However, the current Iraq skirmish is dismissed as irrelevant to crude: File Image/PixaBay
Even though early crude trading on Tuesday indicated a downward trajectory that continued throughout the session, it has been confirmed that both benchmarks have rallied substantially in 2019, with both West Texas Intermediate and Brent logging 35 percent gains for the year.
However, analysts are divided as to where the crude market will go in 2020.
On the optimistic side is Helima Croft, global head of commodity strategy at RBC Capital Markets, who on Tuesday pointed out that an an improving macro outlook should continue to boost prices: "The fact that the trade war is not dominating the headlines, the fact that people see light at the end of the tunnel, that's a really important story for oil right now because the macro story was really holding oil back."
Bart Melek, head of global commodity strategy, TD Bank
The market is looking past the Iraq developments at this stage
Croft added that demand from China is better than expected and a "really positive catalyst for oil."
Francisco Blanch, head of commodities and derivatives research at Bank of America, is similarly hopeful for a solid 2020: he noted that a "more accommodating Fed, rising U.S. inflation, improving global growth conditions...and low oil inventories" should support prices.
He also forecast global demand reaching 1.08 million barrels per day (bpd) in the New Year, compared to 0.93 million bpd in 2019.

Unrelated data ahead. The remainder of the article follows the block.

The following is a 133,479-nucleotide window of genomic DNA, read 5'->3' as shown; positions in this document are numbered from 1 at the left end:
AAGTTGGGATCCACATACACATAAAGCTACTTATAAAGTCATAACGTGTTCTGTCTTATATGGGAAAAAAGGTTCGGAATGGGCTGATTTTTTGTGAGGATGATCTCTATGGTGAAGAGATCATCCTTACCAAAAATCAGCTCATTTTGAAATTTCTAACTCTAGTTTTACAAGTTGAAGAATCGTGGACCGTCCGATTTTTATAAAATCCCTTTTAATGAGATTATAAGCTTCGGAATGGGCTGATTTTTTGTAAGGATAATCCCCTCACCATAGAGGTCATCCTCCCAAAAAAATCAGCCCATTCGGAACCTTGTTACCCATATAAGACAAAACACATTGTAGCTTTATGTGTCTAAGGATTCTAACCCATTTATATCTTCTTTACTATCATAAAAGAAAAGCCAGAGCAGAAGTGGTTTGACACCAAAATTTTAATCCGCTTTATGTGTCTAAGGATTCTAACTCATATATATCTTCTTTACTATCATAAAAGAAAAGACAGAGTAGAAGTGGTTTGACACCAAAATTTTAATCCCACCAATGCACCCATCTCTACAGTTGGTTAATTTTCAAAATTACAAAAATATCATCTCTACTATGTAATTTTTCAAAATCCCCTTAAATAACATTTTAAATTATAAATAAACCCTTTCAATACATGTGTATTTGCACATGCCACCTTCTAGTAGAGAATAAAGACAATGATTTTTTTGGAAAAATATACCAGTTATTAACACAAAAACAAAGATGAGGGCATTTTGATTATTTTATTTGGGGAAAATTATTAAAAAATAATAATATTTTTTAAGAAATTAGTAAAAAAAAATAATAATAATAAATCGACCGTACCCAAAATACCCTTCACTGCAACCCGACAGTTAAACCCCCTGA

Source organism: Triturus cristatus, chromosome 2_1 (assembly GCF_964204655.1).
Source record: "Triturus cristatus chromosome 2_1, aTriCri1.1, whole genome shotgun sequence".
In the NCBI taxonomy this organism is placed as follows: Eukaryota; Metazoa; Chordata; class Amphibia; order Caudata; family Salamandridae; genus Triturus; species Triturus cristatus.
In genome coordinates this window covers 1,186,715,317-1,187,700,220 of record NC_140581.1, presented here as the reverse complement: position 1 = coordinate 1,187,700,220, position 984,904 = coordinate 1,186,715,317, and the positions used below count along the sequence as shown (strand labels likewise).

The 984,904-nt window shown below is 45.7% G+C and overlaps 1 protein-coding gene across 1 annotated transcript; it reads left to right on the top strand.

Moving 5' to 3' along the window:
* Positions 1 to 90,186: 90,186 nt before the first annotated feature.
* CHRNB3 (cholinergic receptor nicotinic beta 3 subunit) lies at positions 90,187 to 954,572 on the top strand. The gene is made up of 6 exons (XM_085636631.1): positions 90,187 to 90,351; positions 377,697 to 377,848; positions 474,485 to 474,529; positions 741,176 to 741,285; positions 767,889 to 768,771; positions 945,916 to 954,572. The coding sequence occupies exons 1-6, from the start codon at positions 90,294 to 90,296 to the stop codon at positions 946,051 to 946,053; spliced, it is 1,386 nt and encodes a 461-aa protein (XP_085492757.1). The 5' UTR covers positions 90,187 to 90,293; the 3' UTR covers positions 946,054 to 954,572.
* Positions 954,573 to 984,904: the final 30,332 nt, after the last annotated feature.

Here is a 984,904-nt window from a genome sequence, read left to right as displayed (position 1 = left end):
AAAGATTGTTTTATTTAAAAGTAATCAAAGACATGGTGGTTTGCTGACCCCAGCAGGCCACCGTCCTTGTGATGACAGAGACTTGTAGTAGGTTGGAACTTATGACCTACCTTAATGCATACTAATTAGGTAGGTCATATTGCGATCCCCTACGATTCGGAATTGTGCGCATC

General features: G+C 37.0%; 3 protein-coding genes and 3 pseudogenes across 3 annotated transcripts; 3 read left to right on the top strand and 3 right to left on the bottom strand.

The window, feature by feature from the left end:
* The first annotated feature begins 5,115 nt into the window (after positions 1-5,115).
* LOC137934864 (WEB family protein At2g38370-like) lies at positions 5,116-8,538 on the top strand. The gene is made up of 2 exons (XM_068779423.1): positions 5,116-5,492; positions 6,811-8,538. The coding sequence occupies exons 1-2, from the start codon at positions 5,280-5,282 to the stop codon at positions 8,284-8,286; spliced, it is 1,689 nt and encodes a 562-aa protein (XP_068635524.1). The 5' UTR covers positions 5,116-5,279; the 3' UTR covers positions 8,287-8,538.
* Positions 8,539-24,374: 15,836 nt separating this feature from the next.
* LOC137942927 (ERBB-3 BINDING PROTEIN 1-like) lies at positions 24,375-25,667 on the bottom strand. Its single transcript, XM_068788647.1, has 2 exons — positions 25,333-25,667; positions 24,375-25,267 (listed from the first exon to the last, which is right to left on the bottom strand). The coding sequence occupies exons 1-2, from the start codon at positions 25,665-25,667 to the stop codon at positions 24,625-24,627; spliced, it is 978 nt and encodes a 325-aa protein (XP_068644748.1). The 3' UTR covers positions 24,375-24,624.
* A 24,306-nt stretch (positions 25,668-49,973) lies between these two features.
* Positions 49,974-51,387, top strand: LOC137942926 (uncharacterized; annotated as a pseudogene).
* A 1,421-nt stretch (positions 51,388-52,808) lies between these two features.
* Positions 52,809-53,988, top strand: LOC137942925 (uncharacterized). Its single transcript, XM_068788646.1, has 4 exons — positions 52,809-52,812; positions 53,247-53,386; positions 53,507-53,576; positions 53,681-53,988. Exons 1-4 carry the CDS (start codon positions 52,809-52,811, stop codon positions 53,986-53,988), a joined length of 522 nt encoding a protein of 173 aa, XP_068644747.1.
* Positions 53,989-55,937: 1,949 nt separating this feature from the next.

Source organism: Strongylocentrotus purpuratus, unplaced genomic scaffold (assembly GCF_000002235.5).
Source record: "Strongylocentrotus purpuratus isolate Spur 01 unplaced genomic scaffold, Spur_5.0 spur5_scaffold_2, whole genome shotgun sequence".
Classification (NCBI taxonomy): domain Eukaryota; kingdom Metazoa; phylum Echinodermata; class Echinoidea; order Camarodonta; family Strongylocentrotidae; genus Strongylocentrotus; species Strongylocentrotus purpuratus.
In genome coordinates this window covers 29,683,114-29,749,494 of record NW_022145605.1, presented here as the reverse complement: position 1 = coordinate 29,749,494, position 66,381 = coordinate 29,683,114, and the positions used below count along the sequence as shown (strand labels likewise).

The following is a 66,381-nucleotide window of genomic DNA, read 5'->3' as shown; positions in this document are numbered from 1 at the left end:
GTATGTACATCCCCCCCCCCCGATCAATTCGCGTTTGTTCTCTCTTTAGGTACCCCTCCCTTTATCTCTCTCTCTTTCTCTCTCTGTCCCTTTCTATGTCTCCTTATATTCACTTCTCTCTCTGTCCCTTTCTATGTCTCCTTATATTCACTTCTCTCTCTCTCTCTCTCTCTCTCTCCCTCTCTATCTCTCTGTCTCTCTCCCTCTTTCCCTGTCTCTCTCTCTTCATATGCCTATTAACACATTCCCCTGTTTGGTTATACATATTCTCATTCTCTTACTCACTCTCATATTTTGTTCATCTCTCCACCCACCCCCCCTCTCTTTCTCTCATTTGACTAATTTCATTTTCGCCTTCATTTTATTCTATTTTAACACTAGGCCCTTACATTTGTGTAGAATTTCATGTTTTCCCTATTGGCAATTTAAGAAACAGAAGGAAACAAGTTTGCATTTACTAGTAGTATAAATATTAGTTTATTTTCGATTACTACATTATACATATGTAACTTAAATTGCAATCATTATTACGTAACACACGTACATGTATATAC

On a more cautious note, Warren Pies, energy strategist at Ned Davis Research, said that while he too is "officially bullish on crude oil" due to rising long and short term trends, the bull case is weakening and attention should be paid to inventory reports.
As for Tuesday's storming of the U.S. Embassy complex in Baghdad by Iraq militiamen in retaliation to American airstrikes against an Iran-backed force, Bart Melek, head of global commodity strategy at TD Bank, said, "The market is looking past the Iraq developments at this stage, as it is unlikely there will be an impact on supply in the near term.
"Any attempt by Iran to disrupt Iraq supply is not a factor at this time."
Meanwhile, some events in 2019 will impact the crude market in the distant future, case in point: Saudi Arabia's economy shrank 0.5 percent in the third quarter, which analysts expected as the kingdom undertook its long-range plan to wean itself off the commodity and began focusing on growth in non-oil sectors.
Tuesday saw WTI settling down 62 cents to $61.06 per barrel, while Brent settled down 67 cents to $66.00 per barrel.